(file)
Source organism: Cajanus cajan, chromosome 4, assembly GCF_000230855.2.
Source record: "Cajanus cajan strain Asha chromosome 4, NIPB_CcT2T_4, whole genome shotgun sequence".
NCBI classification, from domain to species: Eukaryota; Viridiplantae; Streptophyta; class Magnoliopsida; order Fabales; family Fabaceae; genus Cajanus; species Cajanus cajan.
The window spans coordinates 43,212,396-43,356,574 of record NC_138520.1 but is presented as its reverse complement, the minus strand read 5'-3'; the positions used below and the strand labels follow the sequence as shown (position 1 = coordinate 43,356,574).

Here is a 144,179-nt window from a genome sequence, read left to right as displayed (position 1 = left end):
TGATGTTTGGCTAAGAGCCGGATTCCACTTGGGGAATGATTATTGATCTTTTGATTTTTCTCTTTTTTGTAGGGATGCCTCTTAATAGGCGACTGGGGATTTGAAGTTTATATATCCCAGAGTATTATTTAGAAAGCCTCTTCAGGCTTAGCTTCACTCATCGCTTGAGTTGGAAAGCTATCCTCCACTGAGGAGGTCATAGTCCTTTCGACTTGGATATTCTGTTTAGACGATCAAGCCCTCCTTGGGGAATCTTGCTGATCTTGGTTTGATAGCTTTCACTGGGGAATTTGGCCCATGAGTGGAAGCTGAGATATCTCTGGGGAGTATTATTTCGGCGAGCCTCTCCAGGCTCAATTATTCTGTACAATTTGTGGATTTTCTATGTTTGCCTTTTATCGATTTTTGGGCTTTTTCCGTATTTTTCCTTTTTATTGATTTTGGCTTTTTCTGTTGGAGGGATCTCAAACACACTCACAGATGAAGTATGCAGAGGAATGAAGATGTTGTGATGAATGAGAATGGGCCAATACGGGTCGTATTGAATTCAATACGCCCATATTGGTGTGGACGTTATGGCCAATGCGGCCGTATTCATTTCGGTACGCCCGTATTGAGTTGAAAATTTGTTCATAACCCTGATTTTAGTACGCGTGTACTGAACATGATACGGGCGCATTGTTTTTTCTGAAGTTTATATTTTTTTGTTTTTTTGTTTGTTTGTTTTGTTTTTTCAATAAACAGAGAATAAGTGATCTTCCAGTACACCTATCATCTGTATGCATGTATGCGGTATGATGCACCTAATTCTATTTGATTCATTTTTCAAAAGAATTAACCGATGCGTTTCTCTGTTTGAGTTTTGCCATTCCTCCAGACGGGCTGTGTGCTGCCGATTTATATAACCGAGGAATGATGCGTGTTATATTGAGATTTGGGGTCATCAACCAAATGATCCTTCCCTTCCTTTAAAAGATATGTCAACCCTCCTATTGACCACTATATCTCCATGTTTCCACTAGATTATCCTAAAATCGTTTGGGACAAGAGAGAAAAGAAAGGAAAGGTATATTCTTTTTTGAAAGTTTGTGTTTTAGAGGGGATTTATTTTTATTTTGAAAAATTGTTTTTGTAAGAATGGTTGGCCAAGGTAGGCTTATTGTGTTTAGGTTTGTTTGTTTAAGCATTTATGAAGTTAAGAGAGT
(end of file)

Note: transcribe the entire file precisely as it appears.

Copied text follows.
Source organism: Cajanus cajan, chromosome 4, assembly GCF_000230855.2.
Source record: "Cajanus cajan strain Asha chromosome 4, NIPB_CcT2T_4, whole genome shotgun sequence".
NCBI classification, from domain to species: Eukaryota; Viridiplantae; Streptophyta; class Magnoliopsida; order Fabales; family Fabaceae; genus Cajanus; species Cajanus cajan.
The window spans coordinates 43,212,396-43,356,574 of record NC_138520.1 but is presented as its reverse complement, the minus strand read 5'-3'; the positions used below and the strand labels follow the sequence as shown (position 1 = coordinate 43,356,574).

Here is a 144,179-nt window from a genome sequence, read left to right as displayed (position 1 = left end):
TGATGTTTGGCTAAGAGCCGGATTCCACTTGGGGAATGATTATTGATCTTTTGATTTTTCTCTTTTTTGTAGGGATGCCTCTTAATAGGCGACTGGGGATTTGAAGTTTATATATCCCAGAGTATTATTTAGAAAGCCTCTTCAGGCTTAGCTTCACTCATCGCTTGAGTTGGAAAGCTATCCTCCACTGAGGAGGTCATAGTCCTTTCGACTTGGATATTCTGTTTAGACGATCAAGCCCTCCTTGGGGAATCTTGCTGATCTTGGTTTGATAGCTTTCACTGGGGAATTTGGCCCATGAGTGGAAGCTGAGATATCTCTGGGGAGTATTATTTCGGCGAGCCTCTCCAGGCTCAATTATTCTGTACAATTTGTGGATTTTCTATGTTTGCCTTTTATCGATTTTTGGGCTTTTTCCGTATTTTTCCTTTTTATTGATTTTGGCTTTTTCTGTTGGAGGGATCTCAAACACACTCACAGATGAAGTATGCAGAGGAATGAAGATGTTGTGATGAATGAGAATGGGCCAATACGGGTCGTATTGAATTCAATACGCCCATATTGGTGTGGACGTTATGGCCAATGCGGCCGTATTCATTTCGGTACGCCCGTATTGAGTTGAAAATTTGTTCATAACCCTGATTTTAGTACGCGTGTACTGAACATGATACGGGCGCATTGTTTTTTCTGAAGTTTATATTTTTTTGTTTTTTTGTTTGTTTGTTTTGTTTTTTCAATAAACAGAGAATAAGTGATCTTCCAGTACACCTATCATCTGTATGCATGTATGCGGTATGATGCACCTAATTCTATTTGATTCATTTTTCAAAAGAATTAACCGATGCGTTTCTCTGTTTGAGTTTTGCCATTCCTCCAGACGGGCTGTGTGCTGCCGATTTATATAACCGAGGAATGATGCGTGTTATATTGAGATTTGGGGTCATCAACCAAATGATCCTTCCCTTCCTTTAAAAGATATGTCAACCCTCCTATTGACCACTATATCTCCATGTTTCCACTAGATTATCCTAAAATCGTTTGGGACAAGAGAGAAAAGAAAGGAAAGGTATATTCTTTTTTGAAAGTTTGTGTTTTAGAGGGGATTTATTTTTATTTTGAAAAATTGTTTTTGTAAGAATGGTTGGCCAAGGTAGGCTTATTGTGTTTAGGTTTGTTTGTTTAAGCATTTATGAAGTTAAGAGAGT